|Vincent van Gogh Sunflowers 1888 oil on canvas|
Probably the most famous flower picture in the world.
It has physical substance because he used so much paint.
|Paul Cezanne Still life with skull 1985-90|
the background seems to be there to give depth and contrast to the gorgeous fruit and skull.
|Pierre Bonnard The Open Window c.1921 oil on canvas|
The group of artists he worked with, The Nabis, aimed to express feeling through colour,
and to simplify the lines and shapes in their paintings.
From the early 20th Century, it becomes more and more tricky to work out where the boundaries of 'still-life' are, because represenations or collections (or sculptures) of medium sized objects began to be used more or less subtly to demonstrate things other than the appearance or feeling of the objects themselves.
|Salvador Dali Lobster Telephone 1936|
Exploring the effect of surreal juxtapositions of objects.
'a spontaneous method of irrational knowledge.'
|Louise Nevelson Royal Tide IV 1959-60|
Assemblage of wood scavenged from the street.
Georgio Morandi Still Life 1960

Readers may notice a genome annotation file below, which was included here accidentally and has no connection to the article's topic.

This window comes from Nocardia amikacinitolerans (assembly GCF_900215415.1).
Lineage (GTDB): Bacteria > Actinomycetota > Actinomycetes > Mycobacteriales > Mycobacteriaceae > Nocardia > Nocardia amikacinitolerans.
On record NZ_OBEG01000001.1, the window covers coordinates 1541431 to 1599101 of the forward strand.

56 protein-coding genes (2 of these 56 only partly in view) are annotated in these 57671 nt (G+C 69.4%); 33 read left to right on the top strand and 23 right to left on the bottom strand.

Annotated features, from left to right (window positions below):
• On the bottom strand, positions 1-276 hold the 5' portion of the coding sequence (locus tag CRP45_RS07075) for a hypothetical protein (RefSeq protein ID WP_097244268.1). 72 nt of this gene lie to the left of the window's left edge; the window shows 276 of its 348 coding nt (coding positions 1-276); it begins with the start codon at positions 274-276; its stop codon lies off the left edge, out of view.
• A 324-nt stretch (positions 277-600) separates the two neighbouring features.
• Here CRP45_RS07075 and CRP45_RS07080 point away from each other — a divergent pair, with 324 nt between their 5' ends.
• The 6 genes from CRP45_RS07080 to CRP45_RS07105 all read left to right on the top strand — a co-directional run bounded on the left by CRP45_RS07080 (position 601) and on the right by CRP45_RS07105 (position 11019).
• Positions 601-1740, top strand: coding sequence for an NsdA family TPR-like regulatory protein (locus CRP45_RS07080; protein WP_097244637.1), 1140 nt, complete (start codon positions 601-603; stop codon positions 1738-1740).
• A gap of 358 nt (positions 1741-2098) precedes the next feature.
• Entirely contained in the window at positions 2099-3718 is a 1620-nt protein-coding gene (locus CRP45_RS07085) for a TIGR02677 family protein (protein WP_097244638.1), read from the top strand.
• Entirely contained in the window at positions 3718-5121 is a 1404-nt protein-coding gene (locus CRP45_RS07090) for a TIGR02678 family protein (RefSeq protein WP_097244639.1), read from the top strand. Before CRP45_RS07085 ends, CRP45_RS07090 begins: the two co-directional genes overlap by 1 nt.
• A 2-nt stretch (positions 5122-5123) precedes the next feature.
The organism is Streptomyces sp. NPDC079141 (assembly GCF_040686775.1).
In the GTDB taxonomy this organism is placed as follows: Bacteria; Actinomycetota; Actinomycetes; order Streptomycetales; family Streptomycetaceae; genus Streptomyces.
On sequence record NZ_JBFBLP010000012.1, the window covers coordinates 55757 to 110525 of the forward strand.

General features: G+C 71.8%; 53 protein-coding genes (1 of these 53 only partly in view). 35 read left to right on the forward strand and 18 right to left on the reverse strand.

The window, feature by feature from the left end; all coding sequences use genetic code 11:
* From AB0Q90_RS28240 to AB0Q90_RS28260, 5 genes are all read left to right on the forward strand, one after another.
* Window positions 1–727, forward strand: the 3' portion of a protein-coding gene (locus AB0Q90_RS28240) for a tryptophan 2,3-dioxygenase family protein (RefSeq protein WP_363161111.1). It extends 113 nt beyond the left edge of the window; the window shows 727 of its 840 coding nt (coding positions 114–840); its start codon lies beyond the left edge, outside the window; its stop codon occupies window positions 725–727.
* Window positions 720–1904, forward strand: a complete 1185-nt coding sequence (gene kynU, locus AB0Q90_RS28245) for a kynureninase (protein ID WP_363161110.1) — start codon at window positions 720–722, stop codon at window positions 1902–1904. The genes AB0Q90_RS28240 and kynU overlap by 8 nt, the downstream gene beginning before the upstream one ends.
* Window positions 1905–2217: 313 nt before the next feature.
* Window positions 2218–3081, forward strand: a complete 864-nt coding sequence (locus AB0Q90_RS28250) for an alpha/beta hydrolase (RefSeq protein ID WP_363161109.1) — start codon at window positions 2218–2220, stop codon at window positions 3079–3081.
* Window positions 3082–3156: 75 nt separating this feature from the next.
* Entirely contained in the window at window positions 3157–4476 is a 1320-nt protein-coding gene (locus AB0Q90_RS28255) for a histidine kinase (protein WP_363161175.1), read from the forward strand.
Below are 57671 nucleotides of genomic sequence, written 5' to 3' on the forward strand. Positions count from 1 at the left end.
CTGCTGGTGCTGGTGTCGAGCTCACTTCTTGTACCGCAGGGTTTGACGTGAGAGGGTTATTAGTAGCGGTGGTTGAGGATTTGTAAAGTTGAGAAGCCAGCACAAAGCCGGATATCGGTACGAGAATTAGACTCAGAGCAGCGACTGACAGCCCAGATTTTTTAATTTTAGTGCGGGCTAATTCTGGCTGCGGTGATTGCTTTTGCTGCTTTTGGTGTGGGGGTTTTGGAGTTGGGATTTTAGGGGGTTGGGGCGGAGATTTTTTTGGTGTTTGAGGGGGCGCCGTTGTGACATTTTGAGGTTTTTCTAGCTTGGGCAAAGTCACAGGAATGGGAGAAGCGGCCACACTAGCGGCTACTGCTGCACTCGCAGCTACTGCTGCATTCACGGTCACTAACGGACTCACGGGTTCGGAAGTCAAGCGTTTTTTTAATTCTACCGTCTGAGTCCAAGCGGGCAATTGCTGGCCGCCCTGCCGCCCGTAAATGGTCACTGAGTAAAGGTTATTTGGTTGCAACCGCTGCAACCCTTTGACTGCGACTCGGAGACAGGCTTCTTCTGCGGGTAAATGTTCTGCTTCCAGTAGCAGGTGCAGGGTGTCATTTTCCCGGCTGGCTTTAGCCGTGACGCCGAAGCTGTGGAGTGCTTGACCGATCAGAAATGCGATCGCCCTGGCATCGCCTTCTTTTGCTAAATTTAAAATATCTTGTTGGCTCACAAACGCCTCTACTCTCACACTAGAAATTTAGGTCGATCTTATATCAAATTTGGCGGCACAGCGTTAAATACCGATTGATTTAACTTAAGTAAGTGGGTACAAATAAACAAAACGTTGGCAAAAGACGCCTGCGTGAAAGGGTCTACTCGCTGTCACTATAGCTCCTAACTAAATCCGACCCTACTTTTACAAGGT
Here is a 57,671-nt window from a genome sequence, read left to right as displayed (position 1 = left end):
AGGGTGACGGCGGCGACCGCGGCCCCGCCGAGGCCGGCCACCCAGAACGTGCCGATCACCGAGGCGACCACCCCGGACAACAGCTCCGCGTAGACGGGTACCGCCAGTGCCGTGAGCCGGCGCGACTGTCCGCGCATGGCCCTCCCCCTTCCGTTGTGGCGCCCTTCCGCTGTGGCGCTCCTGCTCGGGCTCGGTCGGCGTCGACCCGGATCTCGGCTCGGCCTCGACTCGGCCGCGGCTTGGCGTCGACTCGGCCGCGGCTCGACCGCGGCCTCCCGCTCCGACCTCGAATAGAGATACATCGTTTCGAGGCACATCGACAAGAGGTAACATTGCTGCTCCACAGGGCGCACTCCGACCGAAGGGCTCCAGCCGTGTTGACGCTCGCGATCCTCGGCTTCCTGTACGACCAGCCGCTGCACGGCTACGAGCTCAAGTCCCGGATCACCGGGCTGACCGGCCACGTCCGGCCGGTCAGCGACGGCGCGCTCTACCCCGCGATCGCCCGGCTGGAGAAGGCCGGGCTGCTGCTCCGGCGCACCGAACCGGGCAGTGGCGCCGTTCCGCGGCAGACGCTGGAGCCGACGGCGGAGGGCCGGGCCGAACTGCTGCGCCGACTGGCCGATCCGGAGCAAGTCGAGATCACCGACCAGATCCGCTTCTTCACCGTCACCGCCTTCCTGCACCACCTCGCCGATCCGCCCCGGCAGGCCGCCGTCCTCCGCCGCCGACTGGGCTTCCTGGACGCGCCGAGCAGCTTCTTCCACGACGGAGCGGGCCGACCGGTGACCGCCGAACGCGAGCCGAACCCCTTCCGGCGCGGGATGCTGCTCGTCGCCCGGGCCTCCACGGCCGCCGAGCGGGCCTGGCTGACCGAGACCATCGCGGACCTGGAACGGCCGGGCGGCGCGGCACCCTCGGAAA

oil on canvas
The Art Book comments 'the sense of calm meditation that
pervades his paintings invites comparison with Chardin and Cezanne.'
Plain shapes in subdued colours and blank background.
This links to Nicolas de Stael Bouteilles Rouges 1955 oil on canvas, which shows what can happen when the painter takes a step further towards complete abstraction. The focus becomes even more the colours and shapes and their relationships with each other. The background here has as much intensity as the objects themselves.
Robert Raushenberg Reservoir
1961 oil, pencil, fabric, wood and metal
Wanting to act 'in the gap between'
art and life.
Which seems appropriate for still life.
Inspiration for pop art movement.
Claes Oldenberg Giant Hamburger 1962
Printed sailcloth stuffed with foam (132x213 cm)
Sculpture rather than still-life in the usual sense, with the meaning supplied by the image's advertising prominence in the USA.
From 1960s, most of the still-life works I can find, or find interesting, are three dimensional.
I'll have to think about why that might be, other than that it has been unfashionable to draw or paint still-life.
Dempsey, A (2010 edition) Styles Schools & Movements. The Essential Encyclopaedic Guide to Modern Art Thames & Hudson, London
1994 The Art Book Phaidon, London